John Bailey knows the sharing economy. A consultant with a background in transportation and land use planning and policy, he goes to sharing economy conferences for fun. When he lived in San Francisco years back, he started City Carshare, San Francisco’s first car-sharing company. It still exists today.
So when Bailey and his wife had children and moved to Saint Paul, he was already on the lookout for sharing-type ways to shake things up. It was in his DNA, and it was in the city’s. “Saint Paul is a very community-focused, progressive city that I think lives its values,” says Bailey. “It has a proud history of being a bastion of progressive thought, and not just thought but action. It’s nice to be around that.”
A Tool Library – which lends out everything from lawnmowers to ladders to wrenches, so that members don’t have to spend a fortune and waste garage space hoarding up their own – seemed like the perfect project, especially because he loves to see communities operate at maximum efficiency. “The truth is,” admits Bailey, “I suck at using tools. But I have an interest in finding a more efficient way to do things, in terms of spending less money and in terms of using less resources.”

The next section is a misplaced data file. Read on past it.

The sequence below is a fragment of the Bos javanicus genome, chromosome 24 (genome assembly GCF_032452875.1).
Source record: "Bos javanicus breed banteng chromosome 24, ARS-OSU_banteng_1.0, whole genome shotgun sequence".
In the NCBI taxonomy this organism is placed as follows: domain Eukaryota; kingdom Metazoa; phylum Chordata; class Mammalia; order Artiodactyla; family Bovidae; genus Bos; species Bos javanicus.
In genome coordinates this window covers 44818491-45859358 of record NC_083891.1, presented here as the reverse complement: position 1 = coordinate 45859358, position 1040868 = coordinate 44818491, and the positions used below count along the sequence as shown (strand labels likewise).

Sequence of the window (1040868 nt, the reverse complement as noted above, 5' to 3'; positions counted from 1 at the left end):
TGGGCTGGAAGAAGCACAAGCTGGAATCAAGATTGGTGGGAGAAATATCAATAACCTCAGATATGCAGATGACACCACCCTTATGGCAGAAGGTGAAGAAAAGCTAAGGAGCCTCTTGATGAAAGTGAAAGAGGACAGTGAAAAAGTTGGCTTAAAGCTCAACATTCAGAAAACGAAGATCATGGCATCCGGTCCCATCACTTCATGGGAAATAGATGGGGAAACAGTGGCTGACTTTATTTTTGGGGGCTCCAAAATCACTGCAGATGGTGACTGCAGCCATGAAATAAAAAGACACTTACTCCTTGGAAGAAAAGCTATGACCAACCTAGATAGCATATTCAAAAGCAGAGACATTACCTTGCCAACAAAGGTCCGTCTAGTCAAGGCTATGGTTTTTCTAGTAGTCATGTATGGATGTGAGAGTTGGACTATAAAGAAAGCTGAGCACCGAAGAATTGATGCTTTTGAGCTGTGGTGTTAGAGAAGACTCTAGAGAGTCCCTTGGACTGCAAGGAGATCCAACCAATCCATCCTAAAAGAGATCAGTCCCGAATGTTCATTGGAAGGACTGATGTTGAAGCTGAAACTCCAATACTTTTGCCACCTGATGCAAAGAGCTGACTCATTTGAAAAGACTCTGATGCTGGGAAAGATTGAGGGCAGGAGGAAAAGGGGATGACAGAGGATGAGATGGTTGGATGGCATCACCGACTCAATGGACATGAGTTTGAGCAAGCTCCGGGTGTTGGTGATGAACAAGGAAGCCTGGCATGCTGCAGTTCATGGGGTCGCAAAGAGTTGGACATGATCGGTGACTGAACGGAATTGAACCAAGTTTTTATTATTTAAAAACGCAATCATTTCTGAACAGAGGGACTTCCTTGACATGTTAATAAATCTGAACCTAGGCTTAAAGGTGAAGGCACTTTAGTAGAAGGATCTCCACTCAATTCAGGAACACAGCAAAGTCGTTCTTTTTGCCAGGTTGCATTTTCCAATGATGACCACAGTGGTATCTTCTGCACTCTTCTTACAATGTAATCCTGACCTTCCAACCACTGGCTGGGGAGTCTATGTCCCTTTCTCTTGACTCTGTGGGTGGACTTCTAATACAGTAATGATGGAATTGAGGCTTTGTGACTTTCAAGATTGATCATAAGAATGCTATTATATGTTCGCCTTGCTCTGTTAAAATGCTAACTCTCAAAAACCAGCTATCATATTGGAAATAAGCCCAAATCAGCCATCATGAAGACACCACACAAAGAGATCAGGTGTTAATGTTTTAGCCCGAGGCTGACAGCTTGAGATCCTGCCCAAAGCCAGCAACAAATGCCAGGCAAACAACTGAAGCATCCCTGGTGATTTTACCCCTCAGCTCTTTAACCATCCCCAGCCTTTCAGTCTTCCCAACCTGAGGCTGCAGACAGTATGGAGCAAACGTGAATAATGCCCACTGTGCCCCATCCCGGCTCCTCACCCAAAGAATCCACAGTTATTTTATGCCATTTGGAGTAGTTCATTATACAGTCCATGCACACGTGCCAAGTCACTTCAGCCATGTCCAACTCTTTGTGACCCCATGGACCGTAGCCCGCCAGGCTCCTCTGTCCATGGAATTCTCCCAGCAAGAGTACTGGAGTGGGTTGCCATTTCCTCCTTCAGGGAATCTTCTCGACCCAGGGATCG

don’t reinvent the wheel – learn from a neighbor
Since Bailey is all about that tech-world efficiency, he wisely decided that instead of starting from scratch, as the novice Tool Librarian he was, he’d do something we encourage all our leaders to do: he’d look around to for good models to learn from. Turned out, Northeast Minneapolis had just started a pretty sweet tool library, and wanted to help found new branches in the area. Score. In no time, Bailey had teamed up with them.
“That was a big leap for us.” explains Bailey. “It’s not rocket science starting a tool library, but there’s certainly getting insurance and back office support, and all that kind of stuff. And we don’t have to do any of that. So we were able to go to funders with ‘we’re not starting from square one, we’re already part of the way there,’ and that made a big difference.” That early leg up shows in the numbers. Bailey’s team has already raised over $8,000 of the $12,900 that will cover initial expenses, and secure the library’s new home in an amazing 1880s-built, former American Can Factory building.
Even at just one year old, the mothership library in Northeast Minneapolis had lots to teach its Saint Paul satellite. For one, they made sure the Saint Paul team didn’t repeat their own mistake and lease out a too-small space. “Northeast started off at 700 square feet for their retail space, and realized within a week that they were totally built out,” says Bailey, “and it was a real pain, and they eventually had to move to a larger space. So they said to us, ‘even though you want to save money, you’re gonna shoot yourself in the foot if you get a space that’s less than 1,000sqft.’ So that was helpful for us. As we were looking at spaces, it was nice to have that advice.”
after years of tool-hoarding, why are we suddenly dying to share our stash?
When Bailey started the Saint Paul Tool Library’s Facebook page just five months ago, it was immediately inundated with messages from people who wanted to give their tools away. People who wanted to get in on the action.